From the early beginnings of the maquiladora business, women were preferred as workers since they were perceived by the then mostly North American-dominated assembly "empresarios" to be pliable nimble fingers readily available to perform repetitive alienating chores without raising their voices. They were also willing to accept wages below those demanded across the border or by male laborers, unfettered by the swift pace of the labor turnover, and above all were thought incapable of organizing and developing unions to protect their rights. Years later and with the help of accumulated labor experience, as amply reported by Iglesias Prieto, the maquila women started to modify those perceptions. They organized and mobilized, confronting harassment, threats, and dismissals by the maquila management with strikes and unions. Furthering their demands for respect and better wages and benefits was their struggle to make themselves more visible among the working class.
The author accurately detects signs of change in the cultural behavioral patterns of the maquila workers. As the women started to gain economic independence, they slowly but surely began to demonstrate assertiveness at the workplace, at home, and in the gender relations within their social sphere. This is not to say that the patriarchal relations inside or outside the maquiladora have vanished. Sexual harassment, mandatory pregnancy tests, illegal closings, and unwarranted lay-offs are today daily occurrences in the maquila. Many of those attributes are pervasive in the industry itself and in the society that supports them. However, the acknowledgment, broadcasting of, and will to confront unacceptable working conditions were and are the objective of several maquila organizations and unions that exist today on the border regions and across the frontier line. There is evidence that the organizations have been making inroads in altering those relations and traits.
Scholars interested in tracing the early stages of unionization efforts or reasons for the absence thereof, as well as those looking into women's actions to defend their labor rights or anyone who is eager to perform comparative analysis, Beautiful Flowers of the Maquiladora is a most valuable source.
There are also unforeseen consequences taking place on the border which can be attributed to the three generations of women in the maquila. These refer to changes in cultural mores related to gender relations, which, as can be read in the testimonies included in the book, were already in motion at the time of the author's study. Labor mobilization, networking and assertiveness contributed to the women's behavioral changes. In all, these actions refurbished the sense of self-worth and autonomy gained by women with economic independence.
Another theme, central to Iglesias Prieto's overview, is her critical appreciation of the "ideal muchacha maquiladora: single, young, quiet, apolitical, dexterous and productive," which emerged as a rather popular paradigm of the maquiladora worker during the early stages of the assembly industry. Especially important is Iglesias Prieto's assessment of how plant management earnestly sought to recruit young, unattached and childless women. The author went to great lengths to find out for herself how the hiring process worked, applying for a job in a maquiladora in Ciudad Juarez. As it happened, because of the great variability of the assembly plants, women were not all single or childless. In fact, a great number had more than one child and cared for parents and siblings. Still, relentless managerial pursuit for the ideal muchacha maquiladora persisted until fairly recently. According to more current studies, in particular that of Susan Tiano, the model has significantly changed. Now the ideal maquiladora is the married, sensible, and stable mother, but still nimble, silent and non-demanding.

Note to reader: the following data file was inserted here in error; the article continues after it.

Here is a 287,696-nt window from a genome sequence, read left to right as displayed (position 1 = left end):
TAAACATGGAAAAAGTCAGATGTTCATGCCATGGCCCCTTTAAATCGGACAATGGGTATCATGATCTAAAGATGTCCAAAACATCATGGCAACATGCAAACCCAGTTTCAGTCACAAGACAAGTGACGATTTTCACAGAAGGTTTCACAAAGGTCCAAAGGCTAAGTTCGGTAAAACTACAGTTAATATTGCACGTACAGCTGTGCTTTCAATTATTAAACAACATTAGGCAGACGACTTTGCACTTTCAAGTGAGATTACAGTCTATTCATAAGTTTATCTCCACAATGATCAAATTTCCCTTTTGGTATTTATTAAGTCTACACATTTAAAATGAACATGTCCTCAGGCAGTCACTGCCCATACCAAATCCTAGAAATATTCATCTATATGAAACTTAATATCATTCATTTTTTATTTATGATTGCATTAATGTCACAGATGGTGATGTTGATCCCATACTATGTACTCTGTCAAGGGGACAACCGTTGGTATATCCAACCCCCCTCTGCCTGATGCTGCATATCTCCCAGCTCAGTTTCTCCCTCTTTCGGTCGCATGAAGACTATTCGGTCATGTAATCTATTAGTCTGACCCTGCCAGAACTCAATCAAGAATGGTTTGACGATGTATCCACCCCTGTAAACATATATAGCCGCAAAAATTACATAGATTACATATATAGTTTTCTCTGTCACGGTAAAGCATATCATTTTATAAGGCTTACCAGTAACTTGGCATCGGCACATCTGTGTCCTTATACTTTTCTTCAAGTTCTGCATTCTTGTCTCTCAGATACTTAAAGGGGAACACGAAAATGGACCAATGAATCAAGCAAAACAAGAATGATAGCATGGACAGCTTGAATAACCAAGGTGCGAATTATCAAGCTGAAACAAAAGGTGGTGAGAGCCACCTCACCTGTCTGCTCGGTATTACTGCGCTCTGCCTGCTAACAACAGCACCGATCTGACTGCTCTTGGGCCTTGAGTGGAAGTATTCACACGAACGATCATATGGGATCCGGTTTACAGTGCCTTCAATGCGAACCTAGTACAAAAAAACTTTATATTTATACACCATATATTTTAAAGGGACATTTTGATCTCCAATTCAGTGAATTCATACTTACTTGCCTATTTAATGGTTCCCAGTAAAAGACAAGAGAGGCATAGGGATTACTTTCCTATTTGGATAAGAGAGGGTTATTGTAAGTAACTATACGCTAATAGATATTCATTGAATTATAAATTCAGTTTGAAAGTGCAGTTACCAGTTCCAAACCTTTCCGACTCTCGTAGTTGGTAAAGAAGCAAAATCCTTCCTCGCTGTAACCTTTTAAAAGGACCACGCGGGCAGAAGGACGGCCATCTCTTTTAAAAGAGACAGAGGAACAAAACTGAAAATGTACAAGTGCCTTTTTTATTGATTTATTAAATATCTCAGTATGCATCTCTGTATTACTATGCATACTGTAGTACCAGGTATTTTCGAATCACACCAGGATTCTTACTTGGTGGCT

Beautiful Flowers is divided into seven chapters. In all of them, the author uses the women's accounts to structure the narrative. The first chapter illustrates the production process of the maquiladoras, the daily routines, and the pace of the labor. The women described their work in detail as repetitive activity which was expected to be fast and became wearisome from many hours of performing the same movements in front of conveyor belts or machines. Iglesias Prieto provides her own version as she saw the women labor in their work stations. Seen from the outside, it appeared accurate, simple, and almost "the prestidigitation of a magician" (p. 4). However, in those acts there was more than simply dexterity. The author found the existence of a quota system which coerced workers to raise their productivity with no wage or benefit gain other than keeping the job. At the same time, as the examples abound in the book, maquiladora work is extraordinarily fragmented and alienating. In several cases, particularly in high-tech electronics, many of the women did not know what it exactly was that they were assembling, thus adding to the sense of strangeness they felt in relation to their work.